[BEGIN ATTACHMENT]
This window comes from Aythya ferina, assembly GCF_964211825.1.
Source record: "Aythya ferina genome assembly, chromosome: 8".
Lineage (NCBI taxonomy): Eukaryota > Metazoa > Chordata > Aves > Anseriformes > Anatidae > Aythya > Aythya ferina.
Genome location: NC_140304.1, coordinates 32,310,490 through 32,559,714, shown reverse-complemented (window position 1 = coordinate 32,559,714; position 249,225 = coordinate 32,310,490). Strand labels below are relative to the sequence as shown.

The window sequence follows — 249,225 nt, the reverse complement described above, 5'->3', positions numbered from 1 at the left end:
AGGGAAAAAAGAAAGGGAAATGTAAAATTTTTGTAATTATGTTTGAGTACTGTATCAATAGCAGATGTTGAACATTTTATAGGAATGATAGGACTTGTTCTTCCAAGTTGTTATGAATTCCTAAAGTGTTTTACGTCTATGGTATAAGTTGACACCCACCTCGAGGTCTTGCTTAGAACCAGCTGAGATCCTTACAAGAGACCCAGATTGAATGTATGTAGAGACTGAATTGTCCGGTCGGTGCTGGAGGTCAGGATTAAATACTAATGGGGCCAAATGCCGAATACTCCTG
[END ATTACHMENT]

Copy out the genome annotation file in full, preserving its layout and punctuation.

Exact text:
This window comes from Aythya ferina, assembly GCF_964211825.1.
Source record: "Aythya ferina genome assembly, chromosome: 8".
Lineage (NCBI taxonomy): Eukaryota > Metazoa > Chordata > Aves > Anseriformes > Anatidae > Aythya > Aythya ferina.
Genome location: NC_140304.1, coordinates 32,310,490 through 32,559,714, shown reverse-complemented (window position 1 = coordinate 32,559,714; position 249,225 = coordinate 32,310,490). Strand labels below are relative to the sequence as shown.

The window sequence follows — 249,225 nt, the reverse complement described above, 5'->3', positions numbered from 1 at the left end:
AGGGAAAAAAGAAAGGGAAATGTAAAATTTTTGTAATTATGTTTGAGTACTGTATCAATAGCAGATGTTGAACATTTTATAGGAATGATAGGACTTGTTCTTCCAAGTTGTTATGAATTCCTAAAGTGTTTTACGTCTATGGTATAAGTTGACACCCACCTCGAGGTCTTGCTTAGAACCAGCTGAGATCCTTACAAGAGACCCAGATTGAATGTATGTAGAGACTGAATTGTCCGGTCGGTGCTGGAGGTCAGGATTAAATACTAATGGGGCCAAATGCCGAATACTCCTG